Editor’s Note – 3rd issue

The third issue of Peimot offers a panoramic view of some of Israel’s contemporary musical phenomena. From this vantage point, several difficulties and dilemmas facing composers, performers, and musicologists from the world of Israeli art music can be deduced. These difficulties and dilemmas are shared by concert goers, who also play an active part in Israel’s process of musical creation. All of the above are trying to understand the following question: is there a continuous conceptual connection between the ideological transformations that have taken place in Israeli society since the Yishuv period and the transformations that have taken place in the land throughout the years? It seems that the number and scope of transformations is too vast for us to make sense of. Of course, it has always been difficult to point out one unique language that could be defined as Israeli music. Therefore, what stands at the centre of the concept “stylistic transformations” is the idea that Israeli music is not only in a process of formation, but that it leaves us mainly with the impression of innovations, innovations whose source is personal and somewhat “closed,” since the process of dialogue between the Zionist ideology that shaped the music’s forms of expression in Israel’s early days and cultural ideas that are often open to diverse influences from the wider world fulfil the idea of multiculturalism in an intensely powerful way.

The current issue of Peimot is dedicated to the conceptual and cultural dialogue between our era and the days of yore, which prompts a comprehensive discussion on Israel’s musical production and enables an examination of its diverse present landscape and its relation to the past. This is a conceptual dialogue that has evolved in a parched land has managed to cultivate personal works of surprising diversity. Perhaps for us, the listeners and readers, the difficulty to identify the primary component of these works results from how we have no consensus view regarding the basic continuum of Israeli music through which we can genuinely look into the past when newer works allude to it.

The issue of this continuum touches on the existential questions that accompany art music, and it is these questions that are at the center of Assaf Shelleg’s article, which opens the issue. Shelleg examines the style and musical ideas of the composers who, according to his reading, jumpstarted the country’s musical language in the years right before the establishment of the state and, of course, the effects of their cultural encounter with the realities of Israeli life. He claims it is imperative not to judge Israeli art music according to generational standards, which ignore the formation of the personal idioms of some of the composers, which transcend the characteristics of generation and age. Shelleg points out that these composers developed a musical language that did not always fit with the Zionist idea or with the idea of combining between East and West.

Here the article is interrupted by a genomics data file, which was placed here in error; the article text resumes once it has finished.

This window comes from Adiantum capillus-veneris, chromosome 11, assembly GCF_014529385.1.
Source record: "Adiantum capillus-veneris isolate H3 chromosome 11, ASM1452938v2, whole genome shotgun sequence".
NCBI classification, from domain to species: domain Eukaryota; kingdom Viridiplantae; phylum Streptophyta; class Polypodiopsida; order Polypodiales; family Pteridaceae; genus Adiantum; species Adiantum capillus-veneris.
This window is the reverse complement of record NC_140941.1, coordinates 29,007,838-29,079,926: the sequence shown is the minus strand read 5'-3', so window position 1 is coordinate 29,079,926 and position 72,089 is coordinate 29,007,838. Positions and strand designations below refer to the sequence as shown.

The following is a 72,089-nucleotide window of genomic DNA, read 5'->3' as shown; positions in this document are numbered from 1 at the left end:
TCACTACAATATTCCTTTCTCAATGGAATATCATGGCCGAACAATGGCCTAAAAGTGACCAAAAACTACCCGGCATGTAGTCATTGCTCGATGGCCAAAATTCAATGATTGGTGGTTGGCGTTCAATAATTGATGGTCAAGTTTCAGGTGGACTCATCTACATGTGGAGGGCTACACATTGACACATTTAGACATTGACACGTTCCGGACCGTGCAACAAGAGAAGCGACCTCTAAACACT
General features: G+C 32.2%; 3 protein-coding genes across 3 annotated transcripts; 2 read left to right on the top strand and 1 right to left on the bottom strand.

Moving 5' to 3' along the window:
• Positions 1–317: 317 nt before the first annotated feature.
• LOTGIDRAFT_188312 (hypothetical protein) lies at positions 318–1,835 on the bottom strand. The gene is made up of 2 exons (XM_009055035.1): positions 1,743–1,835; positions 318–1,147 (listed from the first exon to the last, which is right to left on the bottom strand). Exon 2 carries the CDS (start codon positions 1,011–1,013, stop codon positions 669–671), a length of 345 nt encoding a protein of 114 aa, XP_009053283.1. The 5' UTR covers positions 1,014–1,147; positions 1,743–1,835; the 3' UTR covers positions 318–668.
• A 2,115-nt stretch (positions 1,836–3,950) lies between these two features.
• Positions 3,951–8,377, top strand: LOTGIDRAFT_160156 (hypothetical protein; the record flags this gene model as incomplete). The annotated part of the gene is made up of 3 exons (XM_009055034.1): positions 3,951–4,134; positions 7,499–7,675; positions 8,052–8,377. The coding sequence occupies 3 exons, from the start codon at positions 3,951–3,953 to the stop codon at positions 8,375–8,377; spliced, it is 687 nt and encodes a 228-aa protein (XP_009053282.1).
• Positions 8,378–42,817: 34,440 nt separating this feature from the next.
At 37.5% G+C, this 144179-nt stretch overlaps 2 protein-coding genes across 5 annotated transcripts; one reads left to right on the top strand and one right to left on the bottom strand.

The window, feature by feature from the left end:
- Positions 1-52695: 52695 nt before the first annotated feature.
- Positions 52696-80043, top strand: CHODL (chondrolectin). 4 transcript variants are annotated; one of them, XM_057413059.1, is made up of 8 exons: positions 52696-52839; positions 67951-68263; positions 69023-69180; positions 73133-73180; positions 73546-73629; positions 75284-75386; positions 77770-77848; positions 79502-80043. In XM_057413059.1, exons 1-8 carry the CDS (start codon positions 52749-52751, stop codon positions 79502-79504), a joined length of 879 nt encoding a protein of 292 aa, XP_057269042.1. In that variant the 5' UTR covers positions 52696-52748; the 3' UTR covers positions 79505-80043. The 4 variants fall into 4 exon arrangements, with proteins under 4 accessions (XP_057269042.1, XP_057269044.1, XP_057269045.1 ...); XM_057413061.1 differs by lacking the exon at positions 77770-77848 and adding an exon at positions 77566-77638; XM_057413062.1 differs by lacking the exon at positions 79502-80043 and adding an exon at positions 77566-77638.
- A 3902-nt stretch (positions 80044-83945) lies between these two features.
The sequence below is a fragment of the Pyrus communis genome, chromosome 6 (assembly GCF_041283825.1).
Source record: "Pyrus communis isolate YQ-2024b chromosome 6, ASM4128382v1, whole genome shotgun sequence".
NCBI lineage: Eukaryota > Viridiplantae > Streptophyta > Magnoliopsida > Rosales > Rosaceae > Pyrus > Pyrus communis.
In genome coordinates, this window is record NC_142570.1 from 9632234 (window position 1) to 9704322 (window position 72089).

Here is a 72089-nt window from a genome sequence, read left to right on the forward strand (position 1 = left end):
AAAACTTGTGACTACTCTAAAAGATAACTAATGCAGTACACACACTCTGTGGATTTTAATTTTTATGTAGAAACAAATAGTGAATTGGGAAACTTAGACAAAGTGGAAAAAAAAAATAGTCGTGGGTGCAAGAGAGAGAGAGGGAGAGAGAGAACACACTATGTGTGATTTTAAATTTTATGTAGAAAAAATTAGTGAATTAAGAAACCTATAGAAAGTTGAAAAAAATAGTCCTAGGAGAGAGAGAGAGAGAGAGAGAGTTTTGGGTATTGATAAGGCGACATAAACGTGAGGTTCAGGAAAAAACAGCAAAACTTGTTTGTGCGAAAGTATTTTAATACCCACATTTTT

The desire to develop a unique musical language a few years after the establishment of the state is featured in Yosef Goldenberg’s article, which examines two string quartets written by Tzvi Avni and Ödön Pártos, Summer Strings and Psalms. Goldenberg believes that these two composers opened a window to a unique musical language, which includes the use of modernism and dodecaphony. Each one of the works expresses the universal dimension, which originates in European music, and the local Mediterranean style, which blends into the cultural-musical landscape of the state of Israel in its early years. The combination between the two schools builds a bridge between the spirit of the times and the spirit of the space and is seen as a model for followers of this approach.

Another example of the combination between the spirit of the place and the spirit of the time can be seen in the music of Betty Olivero. Unlike Avni and Pártos, Olivero creates a link to the past through borrowings from the music of the Jews of Spain and turns it in to an important component in her works. According to Anat Rosenstein Viks, these borrowings are a kind of dramatic catalyst that leads to discovery and to thought about inter-musical connections, connections in which the past is transplanted in the present. This catalyst is not a distant and detached entity which generates nostalgia, but rather part of the formation of a contemporary musical reality using a contemporary language. The borrowed materials undergo development and transformation through studying them, listening to them, and living to the sounds of the current century, and even if they change their original shape, their spirit and dramatic content are preserved in their entirety.

The dialogue that researchers and composers have with contemporary reality and with the past – with national identity and with the individual who is dealing with the traumas of the past—is also featured in the opera Pnima (English title: Inwards) by Chaya Chernowin. According to Hila Tamir Ostrover, the musical material in Pnima does not just correspond with trauma on the symbolic level, but rather embodies trauma—it is musical material that shares physical attributes with common reactions to trauma. It generates a heightened emotional response both in the performers and in the audience. The opera was inspired by the story of Momik, the protagonist of David Grossman’s novel See Under: Love. Momik is a boy, the only child of Holocaust survivors. He tries to get into the world of a Holocaust survivor relative who joins the family and whom he calls “Grandfather.” This attempt serves as a gateway into the emotional experience of those who cannot touch this horrible experience but are forced to live with its hidden presence. Chaya Czernowin does not adhere to a specific political narrative—this is an opera with no text—but rather presents fragments of syllables. The actor-singers do not sing; instead, every character is presented through a combination of voices and instruments, a decision made in order to express the characters’ internal polyphonic reality. Czernowin describes the rough musical textures as an attempt to present “a musical platform of emotions,” i.e., not only a reflection of emotions, but an attempt to arouse these feelings in the audience.